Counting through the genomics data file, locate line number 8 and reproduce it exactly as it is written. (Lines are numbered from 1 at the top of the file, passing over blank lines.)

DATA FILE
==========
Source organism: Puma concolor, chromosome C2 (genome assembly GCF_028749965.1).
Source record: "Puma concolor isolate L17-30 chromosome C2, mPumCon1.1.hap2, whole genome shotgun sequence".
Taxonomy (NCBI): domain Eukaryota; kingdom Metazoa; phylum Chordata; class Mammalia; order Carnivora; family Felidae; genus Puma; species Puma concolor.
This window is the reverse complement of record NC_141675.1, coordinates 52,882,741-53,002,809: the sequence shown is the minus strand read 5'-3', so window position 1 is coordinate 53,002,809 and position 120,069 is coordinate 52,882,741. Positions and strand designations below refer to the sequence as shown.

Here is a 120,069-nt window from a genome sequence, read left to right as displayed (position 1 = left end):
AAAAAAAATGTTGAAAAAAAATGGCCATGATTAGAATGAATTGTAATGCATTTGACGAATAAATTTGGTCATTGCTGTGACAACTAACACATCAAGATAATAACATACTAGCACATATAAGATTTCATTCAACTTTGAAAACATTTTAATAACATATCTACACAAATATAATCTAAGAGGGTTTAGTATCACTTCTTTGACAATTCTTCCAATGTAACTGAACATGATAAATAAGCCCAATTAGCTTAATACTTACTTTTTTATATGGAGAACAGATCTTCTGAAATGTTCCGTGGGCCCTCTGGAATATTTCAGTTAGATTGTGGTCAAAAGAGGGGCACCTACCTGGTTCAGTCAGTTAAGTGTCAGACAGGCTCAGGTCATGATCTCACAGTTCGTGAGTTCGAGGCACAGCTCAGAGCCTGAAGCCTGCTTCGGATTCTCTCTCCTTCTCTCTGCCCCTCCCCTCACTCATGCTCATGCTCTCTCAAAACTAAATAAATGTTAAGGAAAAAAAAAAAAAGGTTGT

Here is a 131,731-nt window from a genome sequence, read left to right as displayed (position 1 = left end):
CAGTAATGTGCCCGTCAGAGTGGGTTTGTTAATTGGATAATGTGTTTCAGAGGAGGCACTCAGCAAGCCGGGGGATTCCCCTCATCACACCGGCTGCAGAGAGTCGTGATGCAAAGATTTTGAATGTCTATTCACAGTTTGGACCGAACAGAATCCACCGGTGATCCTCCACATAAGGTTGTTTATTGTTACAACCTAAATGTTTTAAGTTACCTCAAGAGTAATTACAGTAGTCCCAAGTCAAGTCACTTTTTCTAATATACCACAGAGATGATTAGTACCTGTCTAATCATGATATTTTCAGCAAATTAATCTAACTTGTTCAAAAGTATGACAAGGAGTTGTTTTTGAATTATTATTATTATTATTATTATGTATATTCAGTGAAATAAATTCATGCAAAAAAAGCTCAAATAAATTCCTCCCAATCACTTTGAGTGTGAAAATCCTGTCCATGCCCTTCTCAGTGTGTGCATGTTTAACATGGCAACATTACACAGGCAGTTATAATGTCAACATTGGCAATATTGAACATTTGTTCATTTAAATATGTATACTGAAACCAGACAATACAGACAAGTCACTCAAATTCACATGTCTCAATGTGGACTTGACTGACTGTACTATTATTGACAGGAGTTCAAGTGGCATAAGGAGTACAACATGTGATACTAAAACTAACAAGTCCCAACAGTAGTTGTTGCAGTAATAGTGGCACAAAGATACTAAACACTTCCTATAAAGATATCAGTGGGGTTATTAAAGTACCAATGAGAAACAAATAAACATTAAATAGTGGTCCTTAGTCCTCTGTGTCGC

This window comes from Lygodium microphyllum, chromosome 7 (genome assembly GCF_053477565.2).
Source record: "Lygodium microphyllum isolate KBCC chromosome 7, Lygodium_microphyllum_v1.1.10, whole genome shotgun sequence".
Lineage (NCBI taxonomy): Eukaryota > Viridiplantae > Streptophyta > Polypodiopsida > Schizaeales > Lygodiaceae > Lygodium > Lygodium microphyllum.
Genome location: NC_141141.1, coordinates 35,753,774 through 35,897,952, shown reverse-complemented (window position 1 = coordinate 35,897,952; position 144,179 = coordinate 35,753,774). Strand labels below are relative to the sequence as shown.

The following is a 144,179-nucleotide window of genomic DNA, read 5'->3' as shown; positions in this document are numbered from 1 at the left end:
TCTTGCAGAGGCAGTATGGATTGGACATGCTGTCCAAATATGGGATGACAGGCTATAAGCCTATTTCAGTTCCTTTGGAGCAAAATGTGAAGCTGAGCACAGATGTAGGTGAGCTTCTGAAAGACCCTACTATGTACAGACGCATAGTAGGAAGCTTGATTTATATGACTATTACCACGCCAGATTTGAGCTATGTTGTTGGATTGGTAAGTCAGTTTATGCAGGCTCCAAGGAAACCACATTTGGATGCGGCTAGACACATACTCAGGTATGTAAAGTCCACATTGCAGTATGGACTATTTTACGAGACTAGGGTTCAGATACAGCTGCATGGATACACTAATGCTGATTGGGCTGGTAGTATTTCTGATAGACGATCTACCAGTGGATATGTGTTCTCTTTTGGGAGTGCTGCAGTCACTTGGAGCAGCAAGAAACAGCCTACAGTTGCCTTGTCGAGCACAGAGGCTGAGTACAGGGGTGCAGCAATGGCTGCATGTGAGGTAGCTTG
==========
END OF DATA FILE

CAGTAATGTGCCCGTCAGAGTGGGTTTGTTAATTGGATAATGTGTTTCAGAGGAGGCACTCAGCAAGCCGGGGGATTCCCCTCATCACACCGGCTGCAGAGAGTCGTGATGCAAAGATTTTGAATGTCTATTCACAGTTTGGACCGAACAGAATCCACCGGTGATCCTCCACATAAGGTTGTTTATTGTTACAACCTAAATGTTTTAAGTTACCTCAAGAGTAATTACAGTAGTCCCAAGTCAAGTCACTTTTTCTAATATACCACAGAGATGATTAGTACCTGTCTAATCATGATATTTTCAGCAAATTAATCTAACTTGTTCAAAAGTATGACAAGGAGTTGTTTTTGAATTATTATTATTATTATTATTATGTATATTCAGTGAAATAAATTCATGCAAAAAAAGCTCAAATAAATTCCTCCCAATCACTTTGAGTGTGAAAATCCTGTCCATGCCCTTCTCAGTGTGTGCATGTTTAACATGGCAACATTACACAGGCAGTTATAATGTCAACATTGGCAATATTGAACATTTGTTCATTTAAATATGTATACTGAAACCAGACAATACAGACAAGTCACTCAAATTCACATGTCTCAATGTGGACTTGACTGACTGTACTATTATTGACAGGAGTTCAAGTGGCATAAGGAGTACAACATGTGATACTAAAACTAACAAGTCCCAACAGTAGTTGTTGCAGTAATAGTGGCACAAAGATACTAAACACTTCCTATAAAGATATCAGTGGGGTTATTAAAGTACCAATGAGAAACAAATAAACATTAAATAGTGGTCCTTAGTCCTCTGTGTCGC